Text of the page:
New Study Demonstrates Rehabilitation can be Effectively Managed at Home

Lynne Gauthier and Nancy Strahl
Assoc. Prof. Lynne Gauthier demonstrates how the virtual gaming system works.

By Karen Angelo

A new at-home rehabilitation gaming system that simulates a kayaking adventure, combined with therapist counseling on everyday tasks, can help stroke patients regain strength and mobility, according to a study led by Assoc. Prof. Lynne Gauthier of the Department of Physical Therapy and Kinesiology

This new approach improves motor skills by about 20%, as much as traditional therapy can, but also improves arm use during daily activities by 50%, according to the new study, recently published in EClinicalMedicine. 

Improvements made in traditional therapy rarely translate to better function outside the clinic, but this new at-home treatment approach fixes that, according to Gauthier. 

“Instead of therapists spending time on exercises that can be done independently, we found that arm use improves most when therapists use their limited time with the patient to coach them through everyday living tasks, such as dressing, mowing the lawn and using a keyboard or mouse,” says Gauthier. “Unlike the traditional approach to care, this new model creates lasting change in how well patients use the weaker side of their body during their daily activities. We are also seeing these changes years after their stroke, showing that effective therapies can be a game-changer and that it is never too late to keep improving.” 

Funded by the Patient-Centered Outcomes Research Institute, an independent nonprofit based in Washington, D.C., the study involved people affected by stroke who had some upper movement in their arms. The researchers compared groups who received traditional in-clinic motor therapy with those who used the gaming system independently at home and received behavioral intervention from their therapist, including coaching on how to use the weaker side of the body more often for tasks such as eating and dressing. 

Next-level Gaming 

Using the power of artificial intelligence and sensors, the therapeutic game simulates a patient’s movements in a kayak navigating rapids. The patient travels along a river, avoiding obstacles, dodging rapids and solving puzzles. The software gauges the patient’s ability so that it can continue to challenge them independently at home with exercises at the right level of difficulty. 

“We found that patients feel empowered and have fun using the game, which motivates them to keep gaming and getting stronger,” says Gauthier, who created the gaming program with a software developer. 

Nancy Strahl, a stroke survivor who participated in the trial, agrees. 

“I loved the avatar kayaker and the challenge of gaming to get to the next level of play,” says Strahl. “It did not feel like rehab. The game was difficult at first, but as my arm and hand got stronger, the game adapted to my increase in movement and strength.”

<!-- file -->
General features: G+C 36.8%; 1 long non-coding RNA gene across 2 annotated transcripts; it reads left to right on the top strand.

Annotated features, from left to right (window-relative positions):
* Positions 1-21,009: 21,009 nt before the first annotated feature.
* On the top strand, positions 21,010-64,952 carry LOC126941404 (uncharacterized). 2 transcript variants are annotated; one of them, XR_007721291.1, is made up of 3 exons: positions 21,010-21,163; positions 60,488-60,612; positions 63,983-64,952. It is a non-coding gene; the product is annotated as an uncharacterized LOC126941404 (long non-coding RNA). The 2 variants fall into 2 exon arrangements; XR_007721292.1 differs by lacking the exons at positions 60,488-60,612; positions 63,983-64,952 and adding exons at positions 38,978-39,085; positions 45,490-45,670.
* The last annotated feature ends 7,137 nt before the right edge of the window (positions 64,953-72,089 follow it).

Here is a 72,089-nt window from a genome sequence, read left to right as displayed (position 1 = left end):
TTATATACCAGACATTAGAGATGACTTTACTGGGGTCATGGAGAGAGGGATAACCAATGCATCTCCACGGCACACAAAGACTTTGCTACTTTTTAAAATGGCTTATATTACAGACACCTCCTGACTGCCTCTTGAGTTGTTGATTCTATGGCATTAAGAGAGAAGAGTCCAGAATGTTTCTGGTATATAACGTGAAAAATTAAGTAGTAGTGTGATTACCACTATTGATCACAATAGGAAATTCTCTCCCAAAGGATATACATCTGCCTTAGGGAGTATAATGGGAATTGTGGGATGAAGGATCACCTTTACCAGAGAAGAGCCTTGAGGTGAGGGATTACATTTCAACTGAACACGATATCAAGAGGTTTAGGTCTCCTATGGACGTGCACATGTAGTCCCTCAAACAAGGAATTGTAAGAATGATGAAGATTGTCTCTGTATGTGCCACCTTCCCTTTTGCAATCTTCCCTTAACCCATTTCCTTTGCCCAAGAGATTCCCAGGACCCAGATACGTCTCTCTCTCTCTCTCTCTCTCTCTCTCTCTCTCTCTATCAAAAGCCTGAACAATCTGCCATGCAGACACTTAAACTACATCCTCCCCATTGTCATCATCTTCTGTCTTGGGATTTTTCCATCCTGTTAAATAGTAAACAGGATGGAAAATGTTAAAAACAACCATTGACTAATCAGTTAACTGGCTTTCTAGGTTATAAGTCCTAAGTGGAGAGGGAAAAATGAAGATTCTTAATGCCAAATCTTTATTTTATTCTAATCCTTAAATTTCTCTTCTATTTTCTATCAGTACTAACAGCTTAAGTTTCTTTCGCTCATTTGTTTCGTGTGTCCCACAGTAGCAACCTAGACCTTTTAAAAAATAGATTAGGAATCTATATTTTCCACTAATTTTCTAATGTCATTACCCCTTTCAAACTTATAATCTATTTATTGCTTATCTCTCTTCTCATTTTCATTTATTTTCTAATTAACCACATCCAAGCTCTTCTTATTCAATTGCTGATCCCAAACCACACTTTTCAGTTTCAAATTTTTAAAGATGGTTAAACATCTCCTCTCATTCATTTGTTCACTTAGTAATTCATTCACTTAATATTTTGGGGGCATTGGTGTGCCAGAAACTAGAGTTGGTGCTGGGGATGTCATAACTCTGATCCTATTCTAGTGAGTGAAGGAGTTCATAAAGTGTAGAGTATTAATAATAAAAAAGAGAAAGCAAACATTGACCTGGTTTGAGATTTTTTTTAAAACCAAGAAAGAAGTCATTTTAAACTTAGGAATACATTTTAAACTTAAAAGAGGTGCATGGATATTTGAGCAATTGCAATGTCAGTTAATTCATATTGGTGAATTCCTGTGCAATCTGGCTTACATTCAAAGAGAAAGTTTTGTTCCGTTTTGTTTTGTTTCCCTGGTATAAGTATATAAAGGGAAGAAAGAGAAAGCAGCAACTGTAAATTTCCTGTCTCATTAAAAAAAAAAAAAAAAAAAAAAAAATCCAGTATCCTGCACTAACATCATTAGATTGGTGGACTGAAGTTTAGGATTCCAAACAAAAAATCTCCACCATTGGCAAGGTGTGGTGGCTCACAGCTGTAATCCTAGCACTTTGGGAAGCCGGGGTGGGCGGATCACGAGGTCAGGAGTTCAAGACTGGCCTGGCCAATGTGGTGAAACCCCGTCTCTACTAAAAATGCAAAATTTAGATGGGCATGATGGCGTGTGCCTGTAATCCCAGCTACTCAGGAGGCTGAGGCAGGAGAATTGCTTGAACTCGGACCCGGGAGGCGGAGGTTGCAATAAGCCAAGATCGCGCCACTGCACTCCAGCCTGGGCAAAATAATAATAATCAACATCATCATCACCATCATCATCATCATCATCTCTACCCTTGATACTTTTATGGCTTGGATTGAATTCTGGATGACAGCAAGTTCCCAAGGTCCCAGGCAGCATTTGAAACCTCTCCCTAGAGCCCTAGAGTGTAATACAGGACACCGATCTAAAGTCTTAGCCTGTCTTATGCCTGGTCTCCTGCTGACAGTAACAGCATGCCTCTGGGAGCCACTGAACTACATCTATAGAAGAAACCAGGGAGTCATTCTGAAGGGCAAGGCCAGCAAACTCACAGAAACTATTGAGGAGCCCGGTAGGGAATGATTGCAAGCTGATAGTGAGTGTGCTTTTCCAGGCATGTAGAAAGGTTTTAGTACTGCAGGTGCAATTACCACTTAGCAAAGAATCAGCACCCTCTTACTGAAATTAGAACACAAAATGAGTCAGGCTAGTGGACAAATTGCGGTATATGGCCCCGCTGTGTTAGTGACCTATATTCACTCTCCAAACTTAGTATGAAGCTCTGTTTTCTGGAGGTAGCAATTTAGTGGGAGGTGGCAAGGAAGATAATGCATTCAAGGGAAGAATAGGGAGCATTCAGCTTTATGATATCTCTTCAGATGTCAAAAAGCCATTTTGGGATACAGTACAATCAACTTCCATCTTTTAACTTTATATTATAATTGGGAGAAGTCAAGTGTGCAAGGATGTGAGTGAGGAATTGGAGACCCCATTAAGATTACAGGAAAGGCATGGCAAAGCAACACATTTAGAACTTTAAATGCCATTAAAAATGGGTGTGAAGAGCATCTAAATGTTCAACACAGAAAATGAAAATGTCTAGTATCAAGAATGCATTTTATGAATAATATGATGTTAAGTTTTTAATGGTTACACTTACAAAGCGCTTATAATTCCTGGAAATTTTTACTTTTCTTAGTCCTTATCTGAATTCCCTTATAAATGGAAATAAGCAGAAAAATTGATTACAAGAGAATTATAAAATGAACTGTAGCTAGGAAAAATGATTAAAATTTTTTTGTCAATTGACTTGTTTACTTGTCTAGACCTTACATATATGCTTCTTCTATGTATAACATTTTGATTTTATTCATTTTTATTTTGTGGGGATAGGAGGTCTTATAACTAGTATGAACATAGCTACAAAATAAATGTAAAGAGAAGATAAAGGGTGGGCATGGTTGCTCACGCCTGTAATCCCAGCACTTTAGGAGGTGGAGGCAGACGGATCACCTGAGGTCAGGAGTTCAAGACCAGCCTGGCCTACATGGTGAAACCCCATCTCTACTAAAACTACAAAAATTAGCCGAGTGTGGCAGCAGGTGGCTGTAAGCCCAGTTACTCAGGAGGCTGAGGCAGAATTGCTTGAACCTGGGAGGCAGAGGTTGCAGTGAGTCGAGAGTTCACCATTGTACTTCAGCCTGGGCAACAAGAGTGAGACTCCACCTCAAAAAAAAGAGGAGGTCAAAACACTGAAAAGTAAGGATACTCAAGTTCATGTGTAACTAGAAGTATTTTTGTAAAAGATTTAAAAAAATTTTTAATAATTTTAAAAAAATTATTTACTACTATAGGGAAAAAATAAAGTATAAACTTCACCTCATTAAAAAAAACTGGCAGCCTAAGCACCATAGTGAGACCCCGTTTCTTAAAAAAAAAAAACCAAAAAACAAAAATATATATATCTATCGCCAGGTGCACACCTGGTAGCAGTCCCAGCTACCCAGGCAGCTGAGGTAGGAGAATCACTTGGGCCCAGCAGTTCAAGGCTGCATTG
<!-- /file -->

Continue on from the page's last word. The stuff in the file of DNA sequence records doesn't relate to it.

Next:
The therapeutic game can provide access to care to more people who suffer neurological damage, says Gauthier, since some people recovering from a stroke stop their rehabilitation early on because their insurance runs out or they can’t get to appointments. 

Strahl, who lives in a rural area in Oregon, appreciates that she was able to do the exercises from her home on her own schedule. 

“I was happier and much more motivated,” she says. “I also consulted with a therapist to get ideas on how to break down difficult daily movements into tiny steps and help track progress. I felt I gained at least 85% improvement over six weeks.” 

Gauthier stresses that technology alone cannot change stroke victims’ behaviors without the intervention of physical and occupational therapists, social workers and psychologists to also change victims’ habits. 

“Therapists can help patients break actions into small steps, encourage patients to use their weaker arm, set goals and problem-solve,” she says. 

Kristina Kelly, a neurological physical therapist who worked on the study, says that the dual-care approach is effective with patients. 

“The neurological connections between muscles and the brain can improve with combined motor training and daily behavioral changes,” says Kelly, a physical therapist and clinical educator in the Department of Neurology at Ohio State University’s Wexner Medical Center. “Many patients three or five years after a stroke may give up and decline. This model has shown that it can help improve performance of daily tasks and activities long after the initial stroke.” 

Therapists talk to patients about their typical day, including issues with changing position like getting out of bed or rising from a chair, as well as dressing, bathing and eating. Together, they come up with solutions that include how to incorporate the weaker side into these tasks. They may also set new goals such as grocery shopping, doing laundry, preparing food, participating in hobbies and caring for pets. 

“The gaming intervention that we have researched can help transform clinical care, improve access and free up therapist time for behavioral intervention,” says Gauthier. “Our goal is to get the word out so that more therapists can start to adopt this method to give their patients effective and accessible treatment options.”